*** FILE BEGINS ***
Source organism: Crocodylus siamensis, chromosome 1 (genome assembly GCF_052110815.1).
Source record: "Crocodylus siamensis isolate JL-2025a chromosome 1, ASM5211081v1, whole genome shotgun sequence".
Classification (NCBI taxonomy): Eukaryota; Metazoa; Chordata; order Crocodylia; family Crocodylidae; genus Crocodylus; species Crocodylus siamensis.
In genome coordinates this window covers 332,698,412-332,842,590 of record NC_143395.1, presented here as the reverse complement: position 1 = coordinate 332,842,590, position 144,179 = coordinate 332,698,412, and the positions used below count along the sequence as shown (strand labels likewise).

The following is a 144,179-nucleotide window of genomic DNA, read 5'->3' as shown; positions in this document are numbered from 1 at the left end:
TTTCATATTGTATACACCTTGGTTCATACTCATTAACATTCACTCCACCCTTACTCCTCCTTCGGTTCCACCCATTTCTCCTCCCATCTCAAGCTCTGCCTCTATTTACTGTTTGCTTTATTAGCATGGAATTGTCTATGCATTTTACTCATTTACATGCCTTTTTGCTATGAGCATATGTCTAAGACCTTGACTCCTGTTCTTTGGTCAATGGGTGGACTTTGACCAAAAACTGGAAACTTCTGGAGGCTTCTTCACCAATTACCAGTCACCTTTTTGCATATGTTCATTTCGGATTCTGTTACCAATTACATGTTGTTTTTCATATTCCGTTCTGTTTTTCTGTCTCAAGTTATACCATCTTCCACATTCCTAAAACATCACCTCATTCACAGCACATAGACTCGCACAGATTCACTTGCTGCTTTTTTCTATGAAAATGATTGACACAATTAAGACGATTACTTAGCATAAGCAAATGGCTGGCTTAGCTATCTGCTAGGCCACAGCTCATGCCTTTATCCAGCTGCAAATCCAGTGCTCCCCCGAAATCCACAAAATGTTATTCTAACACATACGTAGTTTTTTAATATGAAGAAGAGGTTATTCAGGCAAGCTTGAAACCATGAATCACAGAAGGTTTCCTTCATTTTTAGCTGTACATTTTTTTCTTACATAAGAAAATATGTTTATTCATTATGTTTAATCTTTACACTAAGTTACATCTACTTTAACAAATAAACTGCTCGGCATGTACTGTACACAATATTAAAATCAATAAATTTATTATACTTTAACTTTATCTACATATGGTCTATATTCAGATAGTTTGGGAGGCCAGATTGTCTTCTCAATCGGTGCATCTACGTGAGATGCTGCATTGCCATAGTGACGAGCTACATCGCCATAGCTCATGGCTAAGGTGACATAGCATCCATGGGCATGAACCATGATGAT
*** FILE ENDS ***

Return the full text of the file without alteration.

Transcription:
Source organism: Crocodylus siamensis, chromosome 1 (genome assembly GCF_052110815.1).
Source record: "Crocodylus siamensis isolate JL-2025a chromosome 1, ASM5211081v1, whole genome shotgun sequence".
Classification (NCBI taxonomy): Eukaryota; Metazoa; Chordata; order Crocodylia; family Crocodylidae; genus Crocodylus; species Crocodylus siamensis.
In genome coordinates this window covers 332,698,412-332,842,590 of record NC_143395.1, presented here as the reverse complement: position 1 = coordinate 332,842,590, position 144,179 = coordinate 332,698,412, and the positions used below count along the sequence as shown (strand labels likewise).

The following is a 144,179-nucleotide window of genomic DNA, read 5'->3' as shown; positions in this document are numbered from 1 at the left end:
TTTCATATTGTATACACCTTGGTTCATACTCATTAACATTCACTCCACCCTTACTCCTCCTTCGGTTCCACCCATTTCTCCTCCCATCTCAAGCTCTGCCTCTATTTACTGTTTGCTTTATTAGCATGGAATTGTCTATGCATTTTACTCATTTACATGCCTTTTTGCTATGAGCATATGTCTAAGACCTTGACTCCTGTTCTTTGGTCAATGGGTGGACTTTGACCAAAAACTGGAAACTTCTGGAGGCTTCTTCACCAATTACCAGTCACCTTTTTGCATATGTTCATTTCGGATTCTGTTACCAATTACATGTTGTTTTTCATATTCCGTTCTGTTTTTCTGTCTCAAGTTATACCATCTTCCACATTCCTAAAACATCACCTCATTCACAGCACATAGACTCGCACAGATTCACTTGCTGCTTTTTTCTATGAAAATGATTGACACAATTAAGACGATTACTTAGCATAAGCAAATGGCTGGCTTAGCTATCTGCTAGGCCACAGCTCATGCCTTTATCCAGCTGCAAATCCAGTGCTCCCCCGAAATCCACAAAATGTTATTCTAACACATACGTAGTTTTTTAATATGAAGAAGAGGTTATTCAGGCAAGCTTGAAACCATGAATCACAGAAGGTTTCCTTCATTTTTAGCTGTACATTTTTTTCTTACATAAGAAAATATGTTTATTCATTATGTTTAATCTTTACACTAAGTTACATCTACTTTAACAAATAAACTGCTCGGCATGTACTGTACACAATATTAAAATCAATAAATTTATTATACTTTAACTTTATCTACATATGGTCTATATTCAGATAGTTTGGGAGGCCAGATTGTCTTCTCAATCGGTGCATCTACGTGAGATGCTGCATTGCCATAGTGACGAGCTACATCGCCATAGCTCATGGCTAAGGTGACATAGCATCCATGGGCATGAACCATGATGAT